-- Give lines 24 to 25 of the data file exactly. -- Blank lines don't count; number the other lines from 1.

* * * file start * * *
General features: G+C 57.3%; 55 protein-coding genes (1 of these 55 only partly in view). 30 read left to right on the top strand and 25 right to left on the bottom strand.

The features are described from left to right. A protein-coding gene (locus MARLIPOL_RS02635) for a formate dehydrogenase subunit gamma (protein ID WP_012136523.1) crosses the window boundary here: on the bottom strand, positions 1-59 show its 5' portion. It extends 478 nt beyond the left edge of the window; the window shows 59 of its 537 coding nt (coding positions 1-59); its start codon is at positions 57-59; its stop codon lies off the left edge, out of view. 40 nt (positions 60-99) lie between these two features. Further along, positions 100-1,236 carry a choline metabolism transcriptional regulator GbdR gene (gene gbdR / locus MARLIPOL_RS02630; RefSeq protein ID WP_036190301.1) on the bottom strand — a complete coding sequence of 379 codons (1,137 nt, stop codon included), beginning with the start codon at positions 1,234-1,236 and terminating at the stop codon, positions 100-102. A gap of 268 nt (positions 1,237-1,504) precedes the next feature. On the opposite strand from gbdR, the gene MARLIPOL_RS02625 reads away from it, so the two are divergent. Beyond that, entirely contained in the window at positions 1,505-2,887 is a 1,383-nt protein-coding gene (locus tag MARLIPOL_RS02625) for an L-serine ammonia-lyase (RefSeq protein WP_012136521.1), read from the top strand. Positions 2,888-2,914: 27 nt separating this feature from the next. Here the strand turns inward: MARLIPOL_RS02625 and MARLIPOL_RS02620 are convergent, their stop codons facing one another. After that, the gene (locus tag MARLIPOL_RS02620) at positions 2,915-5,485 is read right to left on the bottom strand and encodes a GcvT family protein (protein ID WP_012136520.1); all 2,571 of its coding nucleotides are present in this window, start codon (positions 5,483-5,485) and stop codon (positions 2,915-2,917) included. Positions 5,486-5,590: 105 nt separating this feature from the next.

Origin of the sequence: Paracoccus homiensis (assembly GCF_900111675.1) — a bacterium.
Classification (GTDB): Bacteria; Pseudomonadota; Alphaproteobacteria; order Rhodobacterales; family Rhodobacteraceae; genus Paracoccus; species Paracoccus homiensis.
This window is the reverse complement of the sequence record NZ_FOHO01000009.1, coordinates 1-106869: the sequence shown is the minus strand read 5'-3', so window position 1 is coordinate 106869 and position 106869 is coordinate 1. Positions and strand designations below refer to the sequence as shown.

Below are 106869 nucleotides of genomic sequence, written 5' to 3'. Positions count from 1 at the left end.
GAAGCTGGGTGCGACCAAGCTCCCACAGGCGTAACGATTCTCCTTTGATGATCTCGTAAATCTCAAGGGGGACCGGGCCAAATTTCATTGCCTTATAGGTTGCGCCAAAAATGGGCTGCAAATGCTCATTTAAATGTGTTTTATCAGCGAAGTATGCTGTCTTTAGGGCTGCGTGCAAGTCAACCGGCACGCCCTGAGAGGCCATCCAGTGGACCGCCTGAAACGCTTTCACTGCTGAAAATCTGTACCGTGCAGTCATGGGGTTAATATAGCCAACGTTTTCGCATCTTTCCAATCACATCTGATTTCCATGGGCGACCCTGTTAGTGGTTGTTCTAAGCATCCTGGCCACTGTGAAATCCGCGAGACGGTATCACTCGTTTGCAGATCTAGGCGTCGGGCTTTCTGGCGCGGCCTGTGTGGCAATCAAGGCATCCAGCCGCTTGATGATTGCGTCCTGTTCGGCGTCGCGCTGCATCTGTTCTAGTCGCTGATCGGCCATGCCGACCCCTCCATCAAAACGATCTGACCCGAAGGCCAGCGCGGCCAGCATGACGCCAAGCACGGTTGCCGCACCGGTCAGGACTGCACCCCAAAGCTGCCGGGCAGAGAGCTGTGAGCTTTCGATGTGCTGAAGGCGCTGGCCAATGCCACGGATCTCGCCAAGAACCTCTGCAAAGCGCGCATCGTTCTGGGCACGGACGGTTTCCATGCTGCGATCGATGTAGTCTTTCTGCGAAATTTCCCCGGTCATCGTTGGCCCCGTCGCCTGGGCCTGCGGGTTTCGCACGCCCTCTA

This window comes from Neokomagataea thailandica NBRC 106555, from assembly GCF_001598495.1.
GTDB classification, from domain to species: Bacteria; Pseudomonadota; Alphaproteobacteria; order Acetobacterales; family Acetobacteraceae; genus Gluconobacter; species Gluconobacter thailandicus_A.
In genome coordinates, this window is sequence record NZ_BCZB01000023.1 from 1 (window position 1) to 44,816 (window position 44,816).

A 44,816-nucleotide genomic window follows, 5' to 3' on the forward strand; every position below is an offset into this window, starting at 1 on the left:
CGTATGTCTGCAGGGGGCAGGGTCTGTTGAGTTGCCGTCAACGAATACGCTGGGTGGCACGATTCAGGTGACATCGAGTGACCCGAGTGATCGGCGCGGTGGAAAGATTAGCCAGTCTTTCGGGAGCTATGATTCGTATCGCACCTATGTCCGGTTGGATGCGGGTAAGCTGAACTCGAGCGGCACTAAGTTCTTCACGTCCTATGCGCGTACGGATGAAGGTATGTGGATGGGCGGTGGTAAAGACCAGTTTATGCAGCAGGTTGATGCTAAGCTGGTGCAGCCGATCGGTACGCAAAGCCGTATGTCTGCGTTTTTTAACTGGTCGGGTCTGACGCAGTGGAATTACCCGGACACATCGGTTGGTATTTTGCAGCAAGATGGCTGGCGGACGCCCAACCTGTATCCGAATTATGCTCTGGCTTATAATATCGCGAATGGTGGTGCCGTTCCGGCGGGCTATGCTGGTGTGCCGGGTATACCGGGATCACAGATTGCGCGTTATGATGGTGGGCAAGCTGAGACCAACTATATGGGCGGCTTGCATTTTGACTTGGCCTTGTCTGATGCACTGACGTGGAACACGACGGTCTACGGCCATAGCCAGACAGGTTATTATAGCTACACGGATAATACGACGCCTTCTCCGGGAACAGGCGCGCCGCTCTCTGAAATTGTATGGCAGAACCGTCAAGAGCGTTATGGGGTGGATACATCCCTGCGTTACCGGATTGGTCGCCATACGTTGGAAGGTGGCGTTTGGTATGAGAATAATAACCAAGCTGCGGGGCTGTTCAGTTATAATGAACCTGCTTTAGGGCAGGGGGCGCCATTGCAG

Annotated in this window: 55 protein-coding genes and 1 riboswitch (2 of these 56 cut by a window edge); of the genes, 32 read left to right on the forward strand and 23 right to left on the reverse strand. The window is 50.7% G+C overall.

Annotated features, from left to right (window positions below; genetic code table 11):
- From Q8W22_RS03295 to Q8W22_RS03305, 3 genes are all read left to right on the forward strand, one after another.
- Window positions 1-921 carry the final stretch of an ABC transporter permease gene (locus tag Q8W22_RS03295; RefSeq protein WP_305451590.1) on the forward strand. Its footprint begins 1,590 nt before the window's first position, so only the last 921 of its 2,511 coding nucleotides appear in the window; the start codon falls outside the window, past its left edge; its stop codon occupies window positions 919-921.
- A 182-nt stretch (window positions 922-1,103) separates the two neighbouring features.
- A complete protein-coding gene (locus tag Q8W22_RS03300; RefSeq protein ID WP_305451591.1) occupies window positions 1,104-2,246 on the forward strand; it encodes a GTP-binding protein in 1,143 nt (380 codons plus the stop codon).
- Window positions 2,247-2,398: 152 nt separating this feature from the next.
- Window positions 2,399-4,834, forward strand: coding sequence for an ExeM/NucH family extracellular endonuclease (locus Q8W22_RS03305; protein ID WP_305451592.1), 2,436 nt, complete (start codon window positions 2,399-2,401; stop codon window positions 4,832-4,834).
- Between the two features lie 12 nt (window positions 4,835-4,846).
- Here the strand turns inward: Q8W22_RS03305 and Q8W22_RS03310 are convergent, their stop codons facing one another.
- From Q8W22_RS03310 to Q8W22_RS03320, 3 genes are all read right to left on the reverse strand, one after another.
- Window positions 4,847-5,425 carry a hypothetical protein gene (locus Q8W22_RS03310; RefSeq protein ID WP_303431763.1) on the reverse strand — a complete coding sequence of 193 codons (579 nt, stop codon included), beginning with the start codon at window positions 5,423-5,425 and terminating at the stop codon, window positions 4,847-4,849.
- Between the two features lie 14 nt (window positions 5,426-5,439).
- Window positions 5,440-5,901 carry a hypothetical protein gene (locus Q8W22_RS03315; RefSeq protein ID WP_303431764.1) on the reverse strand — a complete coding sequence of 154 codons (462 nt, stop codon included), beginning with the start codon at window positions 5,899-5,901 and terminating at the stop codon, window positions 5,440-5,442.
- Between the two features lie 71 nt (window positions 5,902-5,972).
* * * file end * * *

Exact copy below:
- Window positions 4,847-5,425 carry a hypothetical protein gene (locus Q8W22_RS03310; RefSeq protein ID WP_303431763.1) on the reverse strand — a complete coding sequence of 193 codons (579 nt, stop codon included), beginning with the start codon at window positions 5,423-5,425 and terminating at the stop codon, window positions 4,847-4,849.
- Between the two features lie 14 nt (window positions 5,426-5,439).